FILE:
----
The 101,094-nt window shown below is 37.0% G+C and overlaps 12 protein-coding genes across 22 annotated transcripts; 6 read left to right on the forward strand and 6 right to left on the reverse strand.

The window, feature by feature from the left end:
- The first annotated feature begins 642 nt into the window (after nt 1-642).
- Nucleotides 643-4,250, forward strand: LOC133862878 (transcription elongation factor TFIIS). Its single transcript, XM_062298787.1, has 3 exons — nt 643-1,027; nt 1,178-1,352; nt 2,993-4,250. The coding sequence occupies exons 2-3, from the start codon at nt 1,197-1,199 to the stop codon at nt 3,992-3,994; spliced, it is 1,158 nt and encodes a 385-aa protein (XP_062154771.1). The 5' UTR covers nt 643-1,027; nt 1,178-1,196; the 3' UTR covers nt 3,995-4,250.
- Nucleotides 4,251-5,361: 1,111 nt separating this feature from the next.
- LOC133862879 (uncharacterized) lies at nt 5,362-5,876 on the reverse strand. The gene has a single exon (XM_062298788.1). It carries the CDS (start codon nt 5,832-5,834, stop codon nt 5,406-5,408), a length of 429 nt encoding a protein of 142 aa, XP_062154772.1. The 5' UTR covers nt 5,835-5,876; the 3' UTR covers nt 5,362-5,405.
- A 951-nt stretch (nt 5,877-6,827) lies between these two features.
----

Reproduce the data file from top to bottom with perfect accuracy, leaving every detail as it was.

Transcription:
The 101,094-nt window shown below is 37.0% G+C and overlaps 12 protein-coding genes across 22 annotated transcripts; 6 read left to right on the forward strand and 6 right to left on the reverse strand.

The window, feature by feature from the left end:
- The first annotated feature begins 642 nt into the window (after nt 1-642).
- Nucleotides 643-4,250, forward strand: LOC133862878 (transcription elongation factor TFIIS). Its single transcript, XM_062298787.1, has 3 exons — nt 643-1,027; nt 1,178-1,352; nt 2,993-4,250. The coding sequence occupies exons 2-3, from the start codon at nt 1,197-1,199 to the stop codon at nt 3,992-3,994; spliced, it is 1,158 nt and encodes a 385-aa protein (XP_062154771.1). The 5' UTR covers nt 643-1,027; nt 1,178-1,196; the 3' UTR covers nt 3,995-4,250.
- Nucleotides 4,251-5,361: 1,111 nt separating this feature from the next.
- LOC133862879 (uncharacterized) lies at nt 5,362-5,876 on the reverse strand. The gene has a single exon (XM_062298788.1). It carries the CDS (start codon nt 5,832-5,834, stop codon nt 5,406-5,408), a length of 429 nt encoding a protein of 142 aa, XP_062154772.1. The 5' UTR covers nt 5,835-5,876; the 3' UTR covers nt 5,362-5,405.
- A 951-nt stretch (nt 5,877-6,827) lies between these two features.